By Ahmed Latif
I am a person who enjoys the dichotomy that comes from reading the works of very talented ideological opposites or rivals or stylistic antonyms. I enjoy Ernest Hemingway and William Faulkner, Averroes and Al-Ghazali, Mario Vargas Llosa and Gabriel García Márquez, John Dos Passos and Martin Andersen Nexø or Maxim Gorky. I enjoy all of their works not equally but on the same level. But there is no one like Eduardo Galeano; he has no rival because who could match him? To me Eduardo Galeano, who sadly died a few days ago, was more deserving of the Nobel Prize in Literature than the last four winners combined. With all due respect to Tomas Tranströmer, Mo Yan, Alice Munro, and Patrick Modiano they did not have the eclectic depth I revered in Galeano’s writing. The passing of such a legend is a tremendous loss to all of society as it was with Nelson Mandela.
To know what Eduardo Galeano means you ought to start with his fans; they are legends in their own right. World leaders such as former Chilean President Salvador Allende, former Venezuelan President Hugo Chávez, former Uruguayan President José Mujica, and current Uruguayan President Tabaré Vázquez. Artists and intellectuals such as Chilean photographer Orlando Lagos, Chilean-American writer Isabel Allende, Peruvian Nobel Laureate Mario Vargas Llosa, Uruguayan writer Mario Benedetti, Cuban poet Roberto Fernández Retamar, English-Pakistani intellectual Tariq Ali, and Argentine human rights activist and pacifist Adolfo Pérez Esquivel. Eduardo Galeano meant a lot to a whole continent and many peoples. Eduardo Galeano articulated, starting in the 1960s, the dynamic, complex, and evolving history of Latin America. He articulated the hopes, dreams, fears, and aspirations of all the peoples of Latin America as they struggled with dictatorship, revolution, repression, bloodshed, violence, civil war, and the long shadow of imperialism.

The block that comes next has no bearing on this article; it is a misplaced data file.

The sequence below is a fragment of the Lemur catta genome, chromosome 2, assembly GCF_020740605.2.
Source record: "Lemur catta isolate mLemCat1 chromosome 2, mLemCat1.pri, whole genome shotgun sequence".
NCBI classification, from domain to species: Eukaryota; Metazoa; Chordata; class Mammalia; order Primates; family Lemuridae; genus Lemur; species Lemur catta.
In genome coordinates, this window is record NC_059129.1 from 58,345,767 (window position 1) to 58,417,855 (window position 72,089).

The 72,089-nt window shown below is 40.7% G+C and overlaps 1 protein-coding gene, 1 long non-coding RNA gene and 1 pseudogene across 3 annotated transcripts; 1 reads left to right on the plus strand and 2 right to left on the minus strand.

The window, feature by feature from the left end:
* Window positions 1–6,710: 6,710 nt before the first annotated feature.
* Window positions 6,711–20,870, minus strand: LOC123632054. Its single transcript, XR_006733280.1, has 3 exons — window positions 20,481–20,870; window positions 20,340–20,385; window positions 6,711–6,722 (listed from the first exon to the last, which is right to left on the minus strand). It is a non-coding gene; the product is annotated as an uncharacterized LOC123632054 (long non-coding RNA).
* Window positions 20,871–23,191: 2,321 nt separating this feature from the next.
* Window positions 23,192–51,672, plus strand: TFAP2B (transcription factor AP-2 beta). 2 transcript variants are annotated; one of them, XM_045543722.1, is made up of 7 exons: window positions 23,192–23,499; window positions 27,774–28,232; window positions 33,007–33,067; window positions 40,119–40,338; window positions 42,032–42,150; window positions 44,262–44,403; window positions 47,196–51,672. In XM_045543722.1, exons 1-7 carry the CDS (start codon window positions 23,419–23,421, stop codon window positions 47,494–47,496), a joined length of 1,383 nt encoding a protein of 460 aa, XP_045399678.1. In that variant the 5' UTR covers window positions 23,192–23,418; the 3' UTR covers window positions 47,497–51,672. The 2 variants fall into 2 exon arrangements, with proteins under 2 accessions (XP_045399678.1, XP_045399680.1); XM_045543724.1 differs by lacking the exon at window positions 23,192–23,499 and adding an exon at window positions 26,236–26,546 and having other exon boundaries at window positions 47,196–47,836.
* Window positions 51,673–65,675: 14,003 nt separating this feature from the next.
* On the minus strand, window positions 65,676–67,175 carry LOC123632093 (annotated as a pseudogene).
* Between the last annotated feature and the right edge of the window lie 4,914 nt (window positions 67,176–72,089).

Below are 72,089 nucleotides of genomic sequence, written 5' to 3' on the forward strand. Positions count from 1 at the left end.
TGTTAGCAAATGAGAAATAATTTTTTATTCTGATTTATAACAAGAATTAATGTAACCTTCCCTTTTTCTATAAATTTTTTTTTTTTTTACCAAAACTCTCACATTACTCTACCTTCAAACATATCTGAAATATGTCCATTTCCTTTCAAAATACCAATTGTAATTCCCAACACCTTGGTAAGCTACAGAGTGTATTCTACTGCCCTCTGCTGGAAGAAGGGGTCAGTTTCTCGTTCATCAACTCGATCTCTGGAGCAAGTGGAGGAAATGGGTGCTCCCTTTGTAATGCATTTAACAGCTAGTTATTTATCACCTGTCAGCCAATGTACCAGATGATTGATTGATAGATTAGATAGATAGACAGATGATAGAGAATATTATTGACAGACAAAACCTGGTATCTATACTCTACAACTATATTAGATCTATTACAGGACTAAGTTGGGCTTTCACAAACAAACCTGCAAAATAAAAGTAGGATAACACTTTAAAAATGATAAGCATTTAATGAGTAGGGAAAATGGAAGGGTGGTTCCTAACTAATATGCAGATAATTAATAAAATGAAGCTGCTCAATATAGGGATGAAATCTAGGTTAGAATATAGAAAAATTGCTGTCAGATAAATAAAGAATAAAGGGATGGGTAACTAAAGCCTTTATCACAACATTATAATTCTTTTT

To me Eduardo Galeano was so eclectic in his work and created such a rich tapestry that I don’t know in which single work I delight more so I delight in the rhythmic totality of his work. He was a maestro of words with essays on football (soccer), journalistic articles on politics and policy, non-fiction about history, novels with innumerable characters and plots that last for centuries. His obsessions were so many and we the readers were left to indulge in the fiery tempos of his latest obsession and his newest style. He was a writer who knew no bounds and only wrote that which was the quintessential truth of his human soul.
I have one thing to say about Eduardo Galeano and it is a reference to an cartoon as eclectic and wild as he was. In an episode of Foster’s Home For Imaginary Friends one of the more ferocious imaginary friends, Eduardo who was really very kind and gentle, found out that his rich purple fur coat is infested with fleas. The fleas had made him their new home and he was gentle and loving that he would not be rid himself of the nuisance and pain because how dare he evict another creature. And every time Eduardo protected the fleas from a shampoo or a brush they sang, with a feverish pride, of the compassion of their host. “We love you Eduardo!” was their synchronized cry. And now it is my cry, and that of every single individual ever moved or touched by the writings of a giant of our time. I now leave you with some quotes from Eduardo Galeano’s works and I urge you to read, read all that you can find of his. You will not regret reading the words that inspired generations.